New UGA research identifies the mechanisms responsible for regenerating blood vessels in the brain.
Looking for ways to improve outcomes for stroke patients, researchers led by Susan Fagan, assistant dean for clinical programs in the College of Pharmacy, used candesartan, a commonly prescribed medication for lowering blood pressure, to identify specific growth factors in the brain responsible for recovery after a stroke.
The results were published online in the Journal of Pharmacology and Experimental Therapeutics.
Although candesartan has been shown to protect the brain after a stroke, its use is avoided because lowering a person’s blood pressure quickly after a stroke can cause problems during the period of time following a stroke.
“The really unique thing we found is that candesartan can increase the secretion of brain-derived neurotrophic factor, and the effect is separate from the blood pressure lowering effect,” said study coauthor Ahmed Alhusban, a doctoral candidate in the pharmacy college. “This will support a new area for treatments of stroke and other brain injury.”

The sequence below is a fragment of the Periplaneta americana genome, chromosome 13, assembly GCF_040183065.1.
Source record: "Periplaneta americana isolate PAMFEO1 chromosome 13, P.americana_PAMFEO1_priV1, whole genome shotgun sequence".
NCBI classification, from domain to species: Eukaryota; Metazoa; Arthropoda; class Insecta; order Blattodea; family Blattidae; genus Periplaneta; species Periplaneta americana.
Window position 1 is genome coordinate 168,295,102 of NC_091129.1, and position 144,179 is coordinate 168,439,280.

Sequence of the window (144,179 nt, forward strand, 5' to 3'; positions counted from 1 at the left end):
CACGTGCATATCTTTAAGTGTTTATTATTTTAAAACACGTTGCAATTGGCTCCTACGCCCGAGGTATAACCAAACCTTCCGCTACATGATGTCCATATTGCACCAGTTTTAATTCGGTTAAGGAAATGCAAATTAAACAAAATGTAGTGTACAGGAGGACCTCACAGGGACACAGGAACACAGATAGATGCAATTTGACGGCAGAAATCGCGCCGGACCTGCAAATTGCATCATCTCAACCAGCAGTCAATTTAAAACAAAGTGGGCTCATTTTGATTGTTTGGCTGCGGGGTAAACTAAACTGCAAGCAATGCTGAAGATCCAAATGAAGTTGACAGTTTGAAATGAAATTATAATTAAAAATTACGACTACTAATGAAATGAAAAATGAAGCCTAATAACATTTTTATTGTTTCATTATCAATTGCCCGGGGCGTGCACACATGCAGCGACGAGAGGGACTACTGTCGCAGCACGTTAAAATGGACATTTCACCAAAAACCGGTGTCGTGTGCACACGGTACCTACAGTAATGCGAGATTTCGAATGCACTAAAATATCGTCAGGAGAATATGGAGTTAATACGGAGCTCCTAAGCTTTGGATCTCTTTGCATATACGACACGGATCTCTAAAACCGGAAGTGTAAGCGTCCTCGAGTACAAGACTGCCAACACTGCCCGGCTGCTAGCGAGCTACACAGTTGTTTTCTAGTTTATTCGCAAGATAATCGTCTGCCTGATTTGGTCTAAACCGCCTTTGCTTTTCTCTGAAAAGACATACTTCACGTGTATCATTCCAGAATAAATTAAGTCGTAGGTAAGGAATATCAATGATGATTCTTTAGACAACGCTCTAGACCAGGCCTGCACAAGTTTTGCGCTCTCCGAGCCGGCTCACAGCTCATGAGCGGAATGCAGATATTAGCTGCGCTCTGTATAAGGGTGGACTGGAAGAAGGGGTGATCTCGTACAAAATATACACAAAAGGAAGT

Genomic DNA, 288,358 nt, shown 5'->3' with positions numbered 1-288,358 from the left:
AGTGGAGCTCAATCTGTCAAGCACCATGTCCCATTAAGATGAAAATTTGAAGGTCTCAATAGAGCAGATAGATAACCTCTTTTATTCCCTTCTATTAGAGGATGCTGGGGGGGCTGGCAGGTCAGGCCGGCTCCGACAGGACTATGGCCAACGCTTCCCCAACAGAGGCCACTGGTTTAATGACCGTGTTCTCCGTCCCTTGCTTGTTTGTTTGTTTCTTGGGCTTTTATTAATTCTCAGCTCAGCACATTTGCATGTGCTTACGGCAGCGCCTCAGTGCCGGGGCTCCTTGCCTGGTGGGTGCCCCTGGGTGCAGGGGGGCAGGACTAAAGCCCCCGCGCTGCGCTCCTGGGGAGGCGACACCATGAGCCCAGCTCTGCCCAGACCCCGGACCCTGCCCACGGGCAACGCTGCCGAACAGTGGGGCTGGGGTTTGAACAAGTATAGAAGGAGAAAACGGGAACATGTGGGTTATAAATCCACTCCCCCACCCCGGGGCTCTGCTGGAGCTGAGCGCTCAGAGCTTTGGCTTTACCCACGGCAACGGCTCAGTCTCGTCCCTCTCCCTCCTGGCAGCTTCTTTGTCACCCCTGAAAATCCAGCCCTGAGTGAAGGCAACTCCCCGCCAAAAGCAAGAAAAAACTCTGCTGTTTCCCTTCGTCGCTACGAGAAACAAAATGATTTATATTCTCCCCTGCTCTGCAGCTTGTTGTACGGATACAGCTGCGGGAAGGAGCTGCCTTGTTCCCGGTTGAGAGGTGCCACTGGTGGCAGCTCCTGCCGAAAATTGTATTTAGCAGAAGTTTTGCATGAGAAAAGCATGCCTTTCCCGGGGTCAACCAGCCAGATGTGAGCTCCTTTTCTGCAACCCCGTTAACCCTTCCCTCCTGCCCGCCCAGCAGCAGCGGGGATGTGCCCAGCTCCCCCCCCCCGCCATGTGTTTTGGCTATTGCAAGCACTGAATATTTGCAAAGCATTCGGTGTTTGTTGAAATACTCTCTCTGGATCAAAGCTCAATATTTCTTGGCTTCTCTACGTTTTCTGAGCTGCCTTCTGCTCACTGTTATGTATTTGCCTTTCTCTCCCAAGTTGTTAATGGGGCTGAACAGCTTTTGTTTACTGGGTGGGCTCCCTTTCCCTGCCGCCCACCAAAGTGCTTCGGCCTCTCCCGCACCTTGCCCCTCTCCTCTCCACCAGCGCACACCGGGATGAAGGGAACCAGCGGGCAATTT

Alhusban and Fagan worked with Anna Kozak, a research scientist in the college, and Adviye Ergul, a professor and director of the physiology graduate program at Georgia Regents University. They are the first to show the positive effects of candesartan on brain blood vessel growth are caused by brain-derived neurotrophic factor, or BDNF. The research shows that when candesartan blocks the angiotensin II type 1 receptor, which lowers blood pressure, it stimulates the AT2 receptor and increases the secretion of BDNF, which encourages brain repair through the growth of new blood vessels.
“BDNF is a key player in learning and memory,” said Fagan, the college’s Albert W. Jowdy Professor. “A reduction of BDNF in the brain has been associated with Alzheimer’s disease and depression, so increasing this growth factor with a common medication is exciting.”